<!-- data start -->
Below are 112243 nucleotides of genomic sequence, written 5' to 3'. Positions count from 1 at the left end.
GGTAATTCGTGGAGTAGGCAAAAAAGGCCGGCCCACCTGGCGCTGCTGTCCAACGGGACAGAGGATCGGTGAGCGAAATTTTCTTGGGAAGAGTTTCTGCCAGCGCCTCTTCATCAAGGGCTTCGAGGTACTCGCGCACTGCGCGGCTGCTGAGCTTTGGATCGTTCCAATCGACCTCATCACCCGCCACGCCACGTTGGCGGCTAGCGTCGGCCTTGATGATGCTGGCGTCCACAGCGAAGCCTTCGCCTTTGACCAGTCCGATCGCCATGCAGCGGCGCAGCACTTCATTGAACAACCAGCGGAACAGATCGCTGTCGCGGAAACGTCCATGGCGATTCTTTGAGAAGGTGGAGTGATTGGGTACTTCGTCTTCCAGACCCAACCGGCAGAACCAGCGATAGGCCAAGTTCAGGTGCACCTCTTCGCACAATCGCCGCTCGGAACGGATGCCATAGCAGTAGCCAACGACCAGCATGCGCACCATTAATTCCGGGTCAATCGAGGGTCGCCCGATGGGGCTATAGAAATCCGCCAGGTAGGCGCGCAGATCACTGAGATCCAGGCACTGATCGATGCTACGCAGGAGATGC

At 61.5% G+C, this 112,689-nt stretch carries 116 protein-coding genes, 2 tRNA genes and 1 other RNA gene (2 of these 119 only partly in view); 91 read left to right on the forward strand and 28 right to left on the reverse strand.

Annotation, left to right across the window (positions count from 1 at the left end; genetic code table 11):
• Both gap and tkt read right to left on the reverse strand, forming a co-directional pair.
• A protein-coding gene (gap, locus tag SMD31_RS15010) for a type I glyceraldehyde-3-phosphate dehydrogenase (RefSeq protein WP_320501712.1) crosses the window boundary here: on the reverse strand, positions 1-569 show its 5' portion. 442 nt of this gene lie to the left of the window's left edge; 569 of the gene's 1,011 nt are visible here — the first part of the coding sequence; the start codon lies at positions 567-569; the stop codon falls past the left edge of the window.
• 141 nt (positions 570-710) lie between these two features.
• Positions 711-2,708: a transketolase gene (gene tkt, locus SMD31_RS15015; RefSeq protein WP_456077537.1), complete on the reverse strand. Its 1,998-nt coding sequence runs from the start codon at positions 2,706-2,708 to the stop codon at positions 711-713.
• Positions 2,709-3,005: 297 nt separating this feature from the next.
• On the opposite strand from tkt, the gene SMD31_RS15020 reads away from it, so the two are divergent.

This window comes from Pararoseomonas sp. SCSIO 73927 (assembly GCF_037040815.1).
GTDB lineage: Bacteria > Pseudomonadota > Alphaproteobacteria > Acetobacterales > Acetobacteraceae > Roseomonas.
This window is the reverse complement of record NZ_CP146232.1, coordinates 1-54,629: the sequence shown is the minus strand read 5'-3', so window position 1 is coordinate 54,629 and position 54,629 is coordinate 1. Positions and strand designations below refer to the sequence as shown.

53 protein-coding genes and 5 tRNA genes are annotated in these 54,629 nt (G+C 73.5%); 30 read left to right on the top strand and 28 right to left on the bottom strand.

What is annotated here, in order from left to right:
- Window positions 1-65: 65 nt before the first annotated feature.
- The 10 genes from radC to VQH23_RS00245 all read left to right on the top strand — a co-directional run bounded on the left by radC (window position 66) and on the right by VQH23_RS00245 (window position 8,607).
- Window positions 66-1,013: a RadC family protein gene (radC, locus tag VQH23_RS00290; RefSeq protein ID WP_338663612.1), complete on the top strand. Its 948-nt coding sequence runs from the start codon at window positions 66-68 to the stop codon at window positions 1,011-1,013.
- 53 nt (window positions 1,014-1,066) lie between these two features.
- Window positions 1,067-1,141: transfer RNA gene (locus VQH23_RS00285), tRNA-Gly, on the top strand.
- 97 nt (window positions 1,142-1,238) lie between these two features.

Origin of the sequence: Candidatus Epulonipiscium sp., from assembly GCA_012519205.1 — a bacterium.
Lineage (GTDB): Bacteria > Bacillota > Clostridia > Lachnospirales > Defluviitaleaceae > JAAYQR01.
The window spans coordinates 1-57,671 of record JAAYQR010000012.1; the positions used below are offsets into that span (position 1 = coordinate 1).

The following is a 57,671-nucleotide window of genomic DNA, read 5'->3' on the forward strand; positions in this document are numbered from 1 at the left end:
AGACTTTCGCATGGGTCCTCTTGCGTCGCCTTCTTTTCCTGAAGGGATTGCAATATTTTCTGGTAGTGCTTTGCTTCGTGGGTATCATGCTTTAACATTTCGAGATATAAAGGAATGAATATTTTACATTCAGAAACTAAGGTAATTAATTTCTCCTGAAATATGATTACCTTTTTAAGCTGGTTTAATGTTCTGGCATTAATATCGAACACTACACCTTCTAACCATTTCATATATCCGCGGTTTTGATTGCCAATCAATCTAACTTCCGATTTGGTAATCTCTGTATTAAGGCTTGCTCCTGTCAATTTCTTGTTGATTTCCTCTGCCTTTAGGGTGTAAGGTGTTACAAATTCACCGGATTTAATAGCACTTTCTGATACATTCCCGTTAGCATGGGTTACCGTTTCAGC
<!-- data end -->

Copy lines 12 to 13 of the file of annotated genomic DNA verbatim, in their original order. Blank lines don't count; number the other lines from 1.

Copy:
GTDB lineage: Bacteria > Pseudomonadota > Alphaproteobacteria > Acetobacterales > Acetobacteraceae > Roseomonas.
This window is the reverse complement of record NZ_CP146232.1, coordinates 1-54,629: the sequence shown is the minus strand read 5'-3', so window position 1 is coordinate 54,629 and position 54,629 is coordinate 1. Positions and strand designations below refer to the sequence as shown.